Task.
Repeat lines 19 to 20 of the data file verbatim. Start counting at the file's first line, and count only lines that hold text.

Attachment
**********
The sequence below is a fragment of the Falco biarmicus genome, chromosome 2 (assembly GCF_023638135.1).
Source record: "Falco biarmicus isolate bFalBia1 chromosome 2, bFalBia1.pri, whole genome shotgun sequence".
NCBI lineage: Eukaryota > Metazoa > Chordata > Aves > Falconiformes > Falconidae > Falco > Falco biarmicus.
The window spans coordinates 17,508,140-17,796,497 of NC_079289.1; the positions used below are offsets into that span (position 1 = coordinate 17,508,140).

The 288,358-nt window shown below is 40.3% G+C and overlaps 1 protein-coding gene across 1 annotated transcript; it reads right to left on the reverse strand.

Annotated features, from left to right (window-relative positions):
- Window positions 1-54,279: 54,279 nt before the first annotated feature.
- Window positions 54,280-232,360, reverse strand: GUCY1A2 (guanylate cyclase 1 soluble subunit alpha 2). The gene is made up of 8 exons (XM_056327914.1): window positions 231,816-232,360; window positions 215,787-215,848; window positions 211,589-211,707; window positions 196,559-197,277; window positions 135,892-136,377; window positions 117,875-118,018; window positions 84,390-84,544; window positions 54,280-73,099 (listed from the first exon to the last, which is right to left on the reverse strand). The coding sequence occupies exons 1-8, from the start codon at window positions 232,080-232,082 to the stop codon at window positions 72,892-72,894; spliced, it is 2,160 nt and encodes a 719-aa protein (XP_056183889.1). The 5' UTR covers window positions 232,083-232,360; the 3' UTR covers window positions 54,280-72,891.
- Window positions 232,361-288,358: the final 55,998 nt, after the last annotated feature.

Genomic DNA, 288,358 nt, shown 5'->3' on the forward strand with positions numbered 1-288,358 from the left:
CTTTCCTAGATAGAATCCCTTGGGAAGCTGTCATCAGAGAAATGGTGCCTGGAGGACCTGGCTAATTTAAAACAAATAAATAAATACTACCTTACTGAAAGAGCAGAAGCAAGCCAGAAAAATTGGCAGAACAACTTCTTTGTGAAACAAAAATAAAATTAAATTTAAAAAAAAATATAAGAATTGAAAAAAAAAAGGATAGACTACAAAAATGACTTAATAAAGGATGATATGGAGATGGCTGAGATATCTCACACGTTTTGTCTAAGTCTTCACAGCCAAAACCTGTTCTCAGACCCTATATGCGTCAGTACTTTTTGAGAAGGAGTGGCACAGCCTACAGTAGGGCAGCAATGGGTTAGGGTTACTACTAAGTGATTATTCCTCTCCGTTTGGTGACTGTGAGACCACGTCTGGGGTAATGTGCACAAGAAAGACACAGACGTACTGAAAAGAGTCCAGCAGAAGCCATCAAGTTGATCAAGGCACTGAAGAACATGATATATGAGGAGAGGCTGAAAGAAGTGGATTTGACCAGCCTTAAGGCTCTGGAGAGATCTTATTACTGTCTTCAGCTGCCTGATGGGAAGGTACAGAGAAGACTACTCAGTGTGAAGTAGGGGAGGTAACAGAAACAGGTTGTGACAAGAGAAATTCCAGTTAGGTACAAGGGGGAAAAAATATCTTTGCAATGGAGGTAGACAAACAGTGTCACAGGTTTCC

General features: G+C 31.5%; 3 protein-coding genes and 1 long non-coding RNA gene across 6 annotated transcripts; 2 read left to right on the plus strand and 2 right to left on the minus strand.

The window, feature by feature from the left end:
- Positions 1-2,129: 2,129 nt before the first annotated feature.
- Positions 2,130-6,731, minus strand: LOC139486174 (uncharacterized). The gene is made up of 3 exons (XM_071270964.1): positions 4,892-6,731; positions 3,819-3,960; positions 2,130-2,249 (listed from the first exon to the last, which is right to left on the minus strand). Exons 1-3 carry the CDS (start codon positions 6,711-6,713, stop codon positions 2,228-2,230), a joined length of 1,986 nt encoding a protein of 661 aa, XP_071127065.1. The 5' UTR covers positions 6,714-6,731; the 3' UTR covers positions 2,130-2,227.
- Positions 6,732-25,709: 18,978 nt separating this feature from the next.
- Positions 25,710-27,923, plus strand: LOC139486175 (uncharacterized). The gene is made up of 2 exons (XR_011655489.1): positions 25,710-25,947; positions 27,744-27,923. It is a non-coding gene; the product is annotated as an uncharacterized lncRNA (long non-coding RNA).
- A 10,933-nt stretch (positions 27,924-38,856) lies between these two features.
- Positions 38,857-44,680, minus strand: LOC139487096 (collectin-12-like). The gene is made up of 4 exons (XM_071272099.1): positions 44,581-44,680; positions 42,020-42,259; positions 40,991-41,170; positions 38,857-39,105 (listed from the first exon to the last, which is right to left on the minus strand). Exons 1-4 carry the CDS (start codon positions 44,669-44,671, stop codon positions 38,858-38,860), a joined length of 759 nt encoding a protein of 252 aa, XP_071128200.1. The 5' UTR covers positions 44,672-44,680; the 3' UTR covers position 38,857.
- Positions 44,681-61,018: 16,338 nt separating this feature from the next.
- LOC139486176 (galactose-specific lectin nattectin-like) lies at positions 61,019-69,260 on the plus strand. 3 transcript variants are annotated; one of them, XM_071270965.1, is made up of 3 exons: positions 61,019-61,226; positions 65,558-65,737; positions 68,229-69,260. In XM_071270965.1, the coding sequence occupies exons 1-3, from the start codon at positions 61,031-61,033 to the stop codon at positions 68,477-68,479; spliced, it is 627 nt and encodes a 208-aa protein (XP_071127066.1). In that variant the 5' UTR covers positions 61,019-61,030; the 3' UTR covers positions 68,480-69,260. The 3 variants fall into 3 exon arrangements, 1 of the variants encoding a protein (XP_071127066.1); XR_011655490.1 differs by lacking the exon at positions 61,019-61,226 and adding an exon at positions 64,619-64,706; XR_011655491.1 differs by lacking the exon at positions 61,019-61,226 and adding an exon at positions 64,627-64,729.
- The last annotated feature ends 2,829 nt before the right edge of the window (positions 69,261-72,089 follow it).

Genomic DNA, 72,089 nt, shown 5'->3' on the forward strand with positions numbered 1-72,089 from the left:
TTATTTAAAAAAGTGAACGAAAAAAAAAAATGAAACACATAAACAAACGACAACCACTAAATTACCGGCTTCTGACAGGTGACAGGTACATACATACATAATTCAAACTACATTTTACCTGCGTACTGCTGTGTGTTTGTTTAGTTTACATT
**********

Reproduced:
- Positions 38,857-44,680, minus strand: LOC139487096 (collectin-12-like). The gene is made up of 4 exons (XM_071272099.1): positions 44,581-44,680; positions 42,020-42,259; positions 40,991-41,170; positions 38,857-39,105 (listed from the first exon to the last, which is right to left on the minus strand). Exons 1-4 carry the CDS (start codon positions 44,669-44,671, stop codon positions 38,858-38,860), a joined length of 759 nt encoding a protein of 252 aa, XP_071128200.1. The 5' UTR covers positions 44,672-44,680; the 3' UTR covers position 38,857.
- Positions 44,681-61,018: 16,338 nt separating this feature from the next.